Attack on Afghan journalists mourned
A day after a suicide attack in Kabul left 10 journalists among 25 people dead , journalists in the twin cities of Islamabad and Rawalpindi held a somber ceremony to express solidarity with their colleagues across the Durand Line.
Members of the Pakistan Federal Union of Journalists (PFUJ), Rawalpindi-Islamabad Union of Journalists (RIUJ) and the National Press Club (NPC) on Tuesday lit candles and earthen lamps to mourn the passing of the journalists in Afghanistan.
Members of the foreign press corps, including those from Agence France Presse (AFP), the Associated Press (AP) and the British Broadcasting Corporation (BBC) also attended the ceremony, alongside local union leaders and senior journalists.
Journalists from the AFP, the BBC, Radio Free Europe and Afghan broadcaster Tolo News and 1TV were killed in the attack.
The participants lit candles and earthen lamps and observed a moment of silence in memory of the departed souls. RIUJ President Mubarak Zeb Khan said that all journalists from the region were like a family because they had to report under adverse conditions from some of the most restive areas in the world.
He lauded the sacrifices of those who laid down their lives in their quest to report the heinous actions of terrorists that have ravaged society on both sides of the border.
NPC Secretary Shakeel Anjum said that Pakistani journalists also share the pain of their Afghan colleagues and would continue to stand with all journalists in their hour of need.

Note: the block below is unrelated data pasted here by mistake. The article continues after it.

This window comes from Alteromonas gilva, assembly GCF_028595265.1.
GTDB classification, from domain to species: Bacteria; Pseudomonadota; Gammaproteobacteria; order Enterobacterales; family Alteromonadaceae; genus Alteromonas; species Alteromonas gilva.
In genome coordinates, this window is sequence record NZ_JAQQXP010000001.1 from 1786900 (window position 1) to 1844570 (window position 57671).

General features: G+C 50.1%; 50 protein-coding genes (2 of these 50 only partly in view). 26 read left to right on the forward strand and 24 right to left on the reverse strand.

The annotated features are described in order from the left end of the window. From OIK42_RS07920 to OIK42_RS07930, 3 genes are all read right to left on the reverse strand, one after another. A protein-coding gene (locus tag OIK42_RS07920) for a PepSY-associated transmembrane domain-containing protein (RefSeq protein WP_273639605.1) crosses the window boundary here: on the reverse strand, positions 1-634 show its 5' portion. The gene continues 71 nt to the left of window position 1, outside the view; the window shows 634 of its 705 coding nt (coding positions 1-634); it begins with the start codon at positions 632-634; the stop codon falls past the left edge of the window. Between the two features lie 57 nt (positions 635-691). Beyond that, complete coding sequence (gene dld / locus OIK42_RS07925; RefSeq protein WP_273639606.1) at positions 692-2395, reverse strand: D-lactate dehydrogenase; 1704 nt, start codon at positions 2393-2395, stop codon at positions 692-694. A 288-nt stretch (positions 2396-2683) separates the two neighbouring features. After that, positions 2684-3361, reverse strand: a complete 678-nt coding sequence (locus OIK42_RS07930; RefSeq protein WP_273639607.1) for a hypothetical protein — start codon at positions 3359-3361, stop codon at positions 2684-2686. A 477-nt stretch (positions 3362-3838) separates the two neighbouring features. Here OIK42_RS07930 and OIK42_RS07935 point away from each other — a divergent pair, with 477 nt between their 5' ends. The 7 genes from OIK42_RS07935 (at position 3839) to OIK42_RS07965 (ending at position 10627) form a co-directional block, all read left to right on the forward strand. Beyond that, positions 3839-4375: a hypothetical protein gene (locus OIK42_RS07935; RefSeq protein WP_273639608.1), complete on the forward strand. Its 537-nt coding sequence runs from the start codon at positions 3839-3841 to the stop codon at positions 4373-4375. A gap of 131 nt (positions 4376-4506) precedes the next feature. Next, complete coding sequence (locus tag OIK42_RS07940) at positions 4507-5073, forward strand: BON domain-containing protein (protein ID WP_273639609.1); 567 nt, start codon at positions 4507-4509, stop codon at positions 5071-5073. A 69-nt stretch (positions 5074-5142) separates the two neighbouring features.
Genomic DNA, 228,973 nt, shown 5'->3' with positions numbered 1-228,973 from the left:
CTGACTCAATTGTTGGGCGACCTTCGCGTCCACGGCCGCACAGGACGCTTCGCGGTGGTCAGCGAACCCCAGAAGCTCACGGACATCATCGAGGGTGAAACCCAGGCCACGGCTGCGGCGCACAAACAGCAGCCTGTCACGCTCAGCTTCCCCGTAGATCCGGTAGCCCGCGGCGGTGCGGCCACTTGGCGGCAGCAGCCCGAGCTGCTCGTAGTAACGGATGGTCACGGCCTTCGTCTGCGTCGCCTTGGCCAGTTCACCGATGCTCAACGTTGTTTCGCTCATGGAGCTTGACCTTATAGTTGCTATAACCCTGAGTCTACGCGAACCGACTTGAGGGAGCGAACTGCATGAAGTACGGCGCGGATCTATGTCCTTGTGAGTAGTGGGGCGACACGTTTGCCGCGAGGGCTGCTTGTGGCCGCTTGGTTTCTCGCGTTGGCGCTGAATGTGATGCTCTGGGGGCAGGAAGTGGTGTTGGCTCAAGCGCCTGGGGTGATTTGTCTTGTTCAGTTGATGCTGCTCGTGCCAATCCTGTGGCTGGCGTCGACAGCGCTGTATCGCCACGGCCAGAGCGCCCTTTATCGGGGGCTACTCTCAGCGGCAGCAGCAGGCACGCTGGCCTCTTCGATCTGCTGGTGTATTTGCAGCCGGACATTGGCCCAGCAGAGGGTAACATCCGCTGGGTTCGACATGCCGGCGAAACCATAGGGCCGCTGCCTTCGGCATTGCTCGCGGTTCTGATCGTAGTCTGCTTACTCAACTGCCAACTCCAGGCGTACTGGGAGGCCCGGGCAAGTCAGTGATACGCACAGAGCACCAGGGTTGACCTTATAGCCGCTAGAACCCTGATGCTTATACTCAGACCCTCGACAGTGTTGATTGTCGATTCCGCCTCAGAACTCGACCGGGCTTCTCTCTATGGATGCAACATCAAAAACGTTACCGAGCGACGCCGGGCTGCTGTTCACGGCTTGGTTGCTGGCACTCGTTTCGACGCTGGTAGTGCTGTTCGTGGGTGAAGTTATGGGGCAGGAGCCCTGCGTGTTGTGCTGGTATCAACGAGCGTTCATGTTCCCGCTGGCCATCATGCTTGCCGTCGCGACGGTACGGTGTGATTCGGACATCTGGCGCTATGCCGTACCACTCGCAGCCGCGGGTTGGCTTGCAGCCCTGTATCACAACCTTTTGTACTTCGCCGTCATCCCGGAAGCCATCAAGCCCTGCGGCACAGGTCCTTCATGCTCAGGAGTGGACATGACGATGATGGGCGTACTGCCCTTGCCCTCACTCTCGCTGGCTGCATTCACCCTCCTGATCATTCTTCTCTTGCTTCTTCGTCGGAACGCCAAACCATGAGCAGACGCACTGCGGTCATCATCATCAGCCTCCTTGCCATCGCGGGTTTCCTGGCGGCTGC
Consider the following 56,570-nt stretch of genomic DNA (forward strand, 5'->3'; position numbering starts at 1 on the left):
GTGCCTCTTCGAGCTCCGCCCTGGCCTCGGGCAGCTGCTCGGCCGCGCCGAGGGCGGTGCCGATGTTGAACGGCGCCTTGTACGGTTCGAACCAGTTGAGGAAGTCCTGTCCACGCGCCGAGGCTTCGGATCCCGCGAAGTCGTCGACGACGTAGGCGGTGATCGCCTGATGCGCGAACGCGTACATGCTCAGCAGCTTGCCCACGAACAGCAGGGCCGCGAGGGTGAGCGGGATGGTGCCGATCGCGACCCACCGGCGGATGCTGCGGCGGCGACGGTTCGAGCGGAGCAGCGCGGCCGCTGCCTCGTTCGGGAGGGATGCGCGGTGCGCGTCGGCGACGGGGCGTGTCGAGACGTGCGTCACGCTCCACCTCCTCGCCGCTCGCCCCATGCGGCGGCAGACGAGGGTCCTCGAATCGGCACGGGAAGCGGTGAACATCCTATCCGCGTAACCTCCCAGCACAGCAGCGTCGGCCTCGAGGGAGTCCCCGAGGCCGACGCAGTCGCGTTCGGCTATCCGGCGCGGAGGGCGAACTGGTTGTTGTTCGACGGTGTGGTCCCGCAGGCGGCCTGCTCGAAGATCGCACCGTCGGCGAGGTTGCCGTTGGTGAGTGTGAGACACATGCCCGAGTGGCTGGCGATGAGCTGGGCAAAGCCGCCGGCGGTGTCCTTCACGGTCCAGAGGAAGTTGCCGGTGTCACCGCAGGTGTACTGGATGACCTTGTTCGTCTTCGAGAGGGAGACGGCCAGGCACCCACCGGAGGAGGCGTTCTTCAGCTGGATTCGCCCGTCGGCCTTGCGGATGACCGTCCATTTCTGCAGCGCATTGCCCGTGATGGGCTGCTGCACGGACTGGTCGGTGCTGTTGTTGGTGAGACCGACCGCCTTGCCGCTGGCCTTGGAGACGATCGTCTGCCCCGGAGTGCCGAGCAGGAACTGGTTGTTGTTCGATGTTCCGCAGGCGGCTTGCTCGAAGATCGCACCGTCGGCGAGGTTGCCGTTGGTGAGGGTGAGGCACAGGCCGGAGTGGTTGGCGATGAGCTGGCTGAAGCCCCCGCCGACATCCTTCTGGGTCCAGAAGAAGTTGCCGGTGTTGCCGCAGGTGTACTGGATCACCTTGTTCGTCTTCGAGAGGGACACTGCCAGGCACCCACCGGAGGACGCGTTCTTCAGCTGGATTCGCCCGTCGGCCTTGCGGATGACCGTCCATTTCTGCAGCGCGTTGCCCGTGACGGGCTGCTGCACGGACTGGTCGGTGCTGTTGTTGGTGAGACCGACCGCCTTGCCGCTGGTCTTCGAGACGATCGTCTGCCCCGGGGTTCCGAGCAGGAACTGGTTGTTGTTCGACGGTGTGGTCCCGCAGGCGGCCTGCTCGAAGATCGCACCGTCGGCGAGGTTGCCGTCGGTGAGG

A double suicide blast in Kabul on Monday killed 25 people, in what Reporters Without Borders said was the most lethal single attack on the media since the fall of the Taliban.
The attack, claimed by Islamic State (Da’esh), was condemned by the United Nations and the European Union and spurred an outpouring of grief among Afghan journalists, many of whom took to Twitter to post tributes to colleagues and friends. Kabul police spokesperson Hashmat Stanikzai said the second explosion came minutes after the first and targeted reporters at the scene.
“The bomber disguised himself as a journalist and detonated himself among the crowd,” he said.
The interior ministry confirmed the number of deaths and said 49 people had been wounded amid fears the toll could rise.